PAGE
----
Research Roundup: A new pairing for CRISPR — CasX; fighting diseases with bi-valves and more!

Welcome to this week’s Research Roundup. These Friday posts aim to inform our readers about the many stories that relate to animal research each week. Do you have an animal research story we should include in next week’s Research Roundup? You can send it to us via our Facebook page or through the contact form on the website.

  • A new pairing for CRISPR, CasX. Gene editing tools, like CRISPR, have been exponentially increasing these past few years and are powerful systems for treating disease, breeding animals and crops, and manipulating microorganisms. As of recently, the CRISPR gene-editing system has been paired with either Cas9, Cas12a, or Cas12b proteins to effectively snip out small segments of DNA and replace them with more useful DNA. Now, researchers at UC Berkeley have discovered that the protein CasX can be used as well. Notably, CaxX is much smaller than its predecessors and is less likely to trigger an immune response in patients. Soon the scientists will begin using this system and testing their hypotheses on more effective gene-editing. Published in Nature.
  • Fighting diseases with oysters, clams, or mussels. A new study from scientists in Maine suggests that we need to expand our biomedical research into bivalve organisms to learn more about diseases and regeneration. They note that oysters effectively fight off pathogens without antibodies–the proteins mammals use to attack disease. Also, clams often contract cancer, but can also cure the cancer by themselves without antibodies. With these advantages in mind, these scientists are working to develop molecular tools needed to study the genomes of these animals in the hopes that it can inform treatments strategies in mammals. Published in Developmental and Comparative Immunology.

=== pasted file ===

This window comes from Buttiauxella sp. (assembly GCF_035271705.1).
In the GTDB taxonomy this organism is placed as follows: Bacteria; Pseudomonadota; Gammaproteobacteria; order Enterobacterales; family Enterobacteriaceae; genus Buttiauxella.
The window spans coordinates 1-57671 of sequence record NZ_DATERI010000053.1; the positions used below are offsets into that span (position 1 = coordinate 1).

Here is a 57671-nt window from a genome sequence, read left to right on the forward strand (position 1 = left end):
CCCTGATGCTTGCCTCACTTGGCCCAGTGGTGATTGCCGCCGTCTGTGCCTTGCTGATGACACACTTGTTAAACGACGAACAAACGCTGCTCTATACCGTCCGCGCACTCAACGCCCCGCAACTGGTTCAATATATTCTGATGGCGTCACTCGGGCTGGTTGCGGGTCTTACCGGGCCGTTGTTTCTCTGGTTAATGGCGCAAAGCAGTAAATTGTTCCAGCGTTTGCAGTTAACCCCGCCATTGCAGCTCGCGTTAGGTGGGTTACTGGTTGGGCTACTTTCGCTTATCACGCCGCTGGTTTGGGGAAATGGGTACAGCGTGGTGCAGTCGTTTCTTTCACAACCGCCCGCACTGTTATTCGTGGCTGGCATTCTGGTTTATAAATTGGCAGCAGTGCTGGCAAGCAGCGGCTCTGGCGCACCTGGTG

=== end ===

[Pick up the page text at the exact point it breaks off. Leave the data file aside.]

A clam shell (species Spisula solidissima) at Sandy Hook, New Jersey
  • Brains of hibernating hamsters similar to Alzheimer’s patients. Alzheimer’s disease is typically characterized by tangles, which are pathological accumulations of a protein called tau in the brain. New research shows these tangles also form naturally in the brains of hibernating animals but disappear when the animals awaken. To explore how the brains of hibernating hamsters clear out tangles, researchers compared the metabolic compounds found in the brains of hibernating animals to those who had recently woken up. A total of 337 compounds significantly changed during hibernation that may be involved in the development and reversal of tangles. Researchers hope to explore these compounds as possible neuroprotective agents in the treatment of Alzheimer’s disease. Published in the Journal of Proteome Research.
  • Project DeepSqueak: Deciphering rodent squeaks. Scientists at the University of Washington published their first report towards a long effort in understanding what rodents are squeaking about. They demonstrate that their new machine learning software, called DeepSqueak, can more quickly and effectively parse rodent squeaks. They hope that the software can help decode positive and negative squeaks to help decipher research in addiction, anxiety, and depression. It may seem far-fetched, but much research like DeepSqueak has been dedicated to dolphins and whales for years. Now it’s time to bring it into the rodent labs. Published in Neuropsychopharmacology.

  • Gut bacteria may impact mental health. Researchers in Belgium, when looking at medical tests and GP records of humans enrolled in the Flemish Gut Flora Project–in an effort to find links between depression, quality of life and microbes lurking in the faeces–found that people with depression had consistently low levels of bacteria known as Coprococcus and Dialister whether they took antidepressants or not. They also found that Faecalibacterium and Coprococcus, were both more common in people who claimed to enjoy a high mental quality of life. It is important to note that this study was correlational in nature and so the direction of these effects is unknown with respect to causation. It however opens up the door for testing more refined hypotheses and predictions such as “gowing the bugs in the lab to see what substances they make, testing their effects in animals, and treating them with tailored probiotics. Only then could scientists consider human trials.” Published in Nature Microbiology.

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